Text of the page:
Although it often has no symptoms, having high cholesterol can drastically increase your risk of heart and blood vessel problems. At Personal Primary Care in Springfield, Massachusetts, Talal Khan, MD, and his expert team can monitor your blood cholesterol. If needed, they can offer a treatment plan to lower your cholesterol, which further protects your heart health. Call the office or book an appointment online to learn how you can manage your cholesterol.
The heart’s job is to pump blood. When blood vessels and arteries are soft, flexible, and pliable, it makes the heart’s job easier. But as cholesterol starts to stick to artery walls, they become stiffer and thicker which forces the heart to work harder to pump blood throughout the body.
The buildup of cholesterol and increased inflammation in the arteries coupled with extra stress on the heart increases the chances of a heart attack or stroke. Other factors contribute to heart disease risk, too, such as age, gender, race, blood pressure, and whether you smoke or have diabetes.
The team at Personal Primary Care will run blood tests to check a lipid profile, which looks at several different numbers to evaluate your cholesterol levels. Total cholesterol should fall under 200 mg/dL for optimal heart health. Levels over 200 mg/dL are considered high.
Two other blood lipid measures are low-density lipoprotein (LDL) and high-density lipoproteins (HDL.) These are molecules that carry cholesterol through your bloodstream. LDL, known as “bad” cholesterol,” is a concern if it goes above 130 mg/dL. This is the heart-clogging type of cholesterol that is notorious for sticking to arterial walls. Your doctor will want your LDL to stay below 100 mg/dL.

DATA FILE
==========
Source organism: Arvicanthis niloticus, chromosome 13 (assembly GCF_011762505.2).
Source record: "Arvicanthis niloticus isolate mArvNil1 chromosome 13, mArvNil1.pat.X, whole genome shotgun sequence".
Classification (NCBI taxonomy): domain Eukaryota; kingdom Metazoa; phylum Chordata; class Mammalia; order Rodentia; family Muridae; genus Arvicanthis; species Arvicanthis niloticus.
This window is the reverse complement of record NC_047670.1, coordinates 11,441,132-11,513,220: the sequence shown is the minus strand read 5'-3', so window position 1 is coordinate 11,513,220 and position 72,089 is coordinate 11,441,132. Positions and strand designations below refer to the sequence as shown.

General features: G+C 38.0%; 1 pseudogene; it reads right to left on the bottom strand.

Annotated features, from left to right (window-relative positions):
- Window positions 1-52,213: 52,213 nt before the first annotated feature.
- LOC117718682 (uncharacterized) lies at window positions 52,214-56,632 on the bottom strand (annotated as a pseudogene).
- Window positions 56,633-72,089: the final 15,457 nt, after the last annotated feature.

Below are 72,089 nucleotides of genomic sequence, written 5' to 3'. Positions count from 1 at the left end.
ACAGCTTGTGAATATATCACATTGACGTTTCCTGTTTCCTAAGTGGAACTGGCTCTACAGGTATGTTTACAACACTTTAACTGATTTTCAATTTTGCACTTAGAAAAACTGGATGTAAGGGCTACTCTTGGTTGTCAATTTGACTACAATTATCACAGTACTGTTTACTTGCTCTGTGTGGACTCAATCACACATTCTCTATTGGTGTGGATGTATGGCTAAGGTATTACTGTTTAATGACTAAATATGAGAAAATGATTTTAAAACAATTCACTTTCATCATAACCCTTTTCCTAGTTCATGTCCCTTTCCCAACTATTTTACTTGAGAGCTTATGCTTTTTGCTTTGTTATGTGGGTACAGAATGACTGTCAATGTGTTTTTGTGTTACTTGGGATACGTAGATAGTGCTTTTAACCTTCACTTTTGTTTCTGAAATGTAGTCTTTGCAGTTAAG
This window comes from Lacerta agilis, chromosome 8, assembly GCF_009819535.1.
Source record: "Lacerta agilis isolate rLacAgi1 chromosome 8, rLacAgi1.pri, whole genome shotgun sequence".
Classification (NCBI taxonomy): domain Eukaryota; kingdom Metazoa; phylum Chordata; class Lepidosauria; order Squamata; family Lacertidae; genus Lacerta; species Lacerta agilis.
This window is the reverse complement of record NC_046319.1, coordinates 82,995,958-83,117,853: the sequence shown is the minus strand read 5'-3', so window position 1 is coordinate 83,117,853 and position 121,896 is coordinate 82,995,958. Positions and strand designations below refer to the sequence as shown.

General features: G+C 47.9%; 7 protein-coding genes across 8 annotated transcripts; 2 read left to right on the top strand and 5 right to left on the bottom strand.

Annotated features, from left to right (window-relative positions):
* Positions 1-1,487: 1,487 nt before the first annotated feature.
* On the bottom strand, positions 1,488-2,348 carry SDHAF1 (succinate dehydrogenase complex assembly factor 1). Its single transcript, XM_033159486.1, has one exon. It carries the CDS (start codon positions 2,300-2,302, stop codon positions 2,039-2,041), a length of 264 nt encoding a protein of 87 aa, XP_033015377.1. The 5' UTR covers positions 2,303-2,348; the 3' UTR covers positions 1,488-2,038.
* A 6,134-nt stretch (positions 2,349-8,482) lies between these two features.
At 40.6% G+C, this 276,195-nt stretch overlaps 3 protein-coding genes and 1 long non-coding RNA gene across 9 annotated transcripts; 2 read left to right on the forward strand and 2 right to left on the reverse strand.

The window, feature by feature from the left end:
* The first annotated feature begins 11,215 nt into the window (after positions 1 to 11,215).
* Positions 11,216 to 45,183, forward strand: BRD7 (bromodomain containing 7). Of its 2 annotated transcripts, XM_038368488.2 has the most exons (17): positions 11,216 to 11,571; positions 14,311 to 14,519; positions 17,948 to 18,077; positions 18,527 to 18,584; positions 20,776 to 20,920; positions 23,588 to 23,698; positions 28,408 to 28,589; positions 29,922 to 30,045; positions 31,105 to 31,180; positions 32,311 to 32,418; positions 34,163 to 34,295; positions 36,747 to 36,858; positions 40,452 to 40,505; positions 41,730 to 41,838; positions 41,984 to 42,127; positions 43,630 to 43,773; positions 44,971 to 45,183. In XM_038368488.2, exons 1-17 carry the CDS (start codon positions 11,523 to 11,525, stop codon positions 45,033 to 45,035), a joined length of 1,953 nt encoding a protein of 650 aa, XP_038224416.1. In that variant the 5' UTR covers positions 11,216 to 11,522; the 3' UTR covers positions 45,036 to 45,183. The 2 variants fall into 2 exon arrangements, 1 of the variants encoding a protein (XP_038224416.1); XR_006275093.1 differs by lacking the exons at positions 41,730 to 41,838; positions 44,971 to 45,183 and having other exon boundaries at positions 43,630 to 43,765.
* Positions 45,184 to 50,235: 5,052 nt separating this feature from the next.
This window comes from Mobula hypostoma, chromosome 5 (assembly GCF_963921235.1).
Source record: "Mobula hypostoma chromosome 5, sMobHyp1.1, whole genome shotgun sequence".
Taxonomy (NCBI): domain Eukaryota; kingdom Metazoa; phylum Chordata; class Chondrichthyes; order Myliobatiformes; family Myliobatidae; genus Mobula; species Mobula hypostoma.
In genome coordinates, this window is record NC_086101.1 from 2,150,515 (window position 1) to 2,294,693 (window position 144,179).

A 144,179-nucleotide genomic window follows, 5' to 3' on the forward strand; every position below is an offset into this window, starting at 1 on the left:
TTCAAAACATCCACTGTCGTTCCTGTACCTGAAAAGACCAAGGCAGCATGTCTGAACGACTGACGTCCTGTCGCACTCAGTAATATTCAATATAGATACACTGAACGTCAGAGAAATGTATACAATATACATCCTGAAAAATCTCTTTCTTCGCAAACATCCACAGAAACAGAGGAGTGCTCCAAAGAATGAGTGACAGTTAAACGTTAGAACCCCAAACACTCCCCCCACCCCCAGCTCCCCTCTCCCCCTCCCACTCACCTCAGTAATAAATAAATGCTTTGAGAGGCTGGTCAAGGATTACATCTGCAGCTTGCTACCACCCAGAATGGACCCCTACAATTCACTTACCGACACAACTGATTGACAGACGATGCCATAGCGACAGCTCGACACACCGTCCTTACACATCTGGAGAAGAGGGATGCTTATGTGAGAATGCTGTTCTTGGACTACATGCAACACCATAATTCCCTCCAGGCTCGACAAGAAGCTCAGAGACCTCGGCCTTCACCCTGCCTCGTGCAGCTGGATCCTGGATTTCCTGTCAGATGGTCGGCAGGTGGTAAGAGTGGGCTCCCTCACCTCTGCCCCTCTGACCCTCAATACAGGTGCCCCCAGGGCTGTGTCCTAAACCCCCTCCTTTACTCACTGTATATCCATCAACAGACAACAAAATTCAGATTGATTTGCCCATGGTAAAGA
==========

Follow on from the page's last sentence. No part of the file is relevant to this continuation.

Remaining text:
Your HDL should be ideally greater than 50 mg/dL. This is the beneficial type of cholesterol that helps your body get rid of cholesterol. Because HDL can actually benefit your heart, if it gets too low (less than 40 mg/dL for men, or under 50 mg/dL for women) the team at Personal Primary Care will be on alert.
Triglycerides are a type of lipid, or fat, that circulates in your blood, and are not the same as cholesterol. They’re part of the blood lipid panel, along with total cholesterol, LDL, and HDL, and having elevated triglycerides can increase your risk of heart disease. To keep your heart healthy, your doctor will want to see triglycerides under 150 mg/dL.
Probably. Often diet and exercise — especially if you need to lose weight — are your best options for improving cholesterol. The team will likely tell you to increase your fiber intake, which helps eliminate bad cholesterol from your body. They can also prescribe cholesterol-lowering medications, like statins, if they’re appropriate for you.
Don’t risk complications from high cholesterol — call Personal Primary Care or book an appointment online to start on the road to better health.